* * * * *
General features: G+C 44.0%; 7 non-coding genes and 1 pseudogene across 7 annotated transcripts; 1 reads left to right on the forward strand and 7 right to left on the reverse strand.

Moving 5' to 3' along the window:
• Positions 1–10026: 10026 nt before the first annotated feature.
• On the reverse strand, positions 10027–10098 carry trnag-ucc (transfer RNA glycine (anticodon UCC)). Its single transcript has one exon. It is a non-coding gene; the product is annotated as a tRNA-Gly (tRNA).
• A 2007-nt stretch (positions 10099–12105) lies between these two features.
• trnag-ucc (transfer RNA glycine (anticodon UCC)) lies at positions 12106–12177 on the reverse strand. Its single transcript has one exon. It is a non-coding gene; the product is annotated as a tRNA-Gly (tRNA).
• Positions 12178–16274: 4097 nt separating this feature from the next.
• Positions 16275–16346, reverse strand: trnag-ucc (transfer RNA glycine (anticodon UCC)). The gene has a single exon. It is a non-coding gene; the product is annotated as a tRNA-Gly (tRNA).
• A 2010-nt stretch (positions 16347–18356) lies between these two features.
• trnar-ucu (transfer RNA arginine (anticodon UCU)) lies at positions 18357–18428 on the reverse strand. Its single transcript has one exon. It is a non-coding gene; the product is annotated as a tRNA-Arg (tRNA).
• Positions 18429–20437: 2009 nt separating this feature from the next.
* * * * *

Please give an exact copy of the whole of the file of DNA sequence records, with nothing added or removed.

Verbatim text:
General features: G+C 44.0%; 7 non-coding genes and 1 pseudogene across 7 annotated transcripts; 1 reads left to right on the forward strand and 7 right to left on the reverse strand.

Moving 5' to 3' along the window:
• Positions 1–10026: 10026 nt before the first annotated feature.
• On the reverse strand, positions 10027–10098 carry trnag-ucc (transfer RNA glycine (anticodon UCC)). Its single transcript has one exon. It is a non-coding gene; the product is annotated as a tRNA-Gly (tRNA).
• A 2007-nt stretch (positions 10099–12105) lies between these two features.
• trnag-ucc (transfer RNA glycine (anticodon UCC)) lies at positions 12106–12177 on the reverse strand. Its single transcript has one exon. It is a non-coding gene; the product is annotated as a tRNA-Gly (tRNA).
• Positions 12178–16274: 4097 nt separating this feature from the next.
• Positions 16275–16346, reverse strand: trnag-ucc (transfer RNA glycine (anticodon UCC)). The gene has a single exon. It is a non-coding gene; the product is annotated as a tRNA-Gly (tRNA).
• A 2010-nt stretch (positions 16347–18356) lies between these two features.
• trnar-ucu (transfer RNA arginine (anticodon UCU)) lies at positions 18357–18428 on the reverse strand. Its single transcript has one exon. It is a non-coding gene; the product is annotated as a tRNA-Arg (tRNA).
• Positions 18429–20437: 2009 nt separating this feature from the next.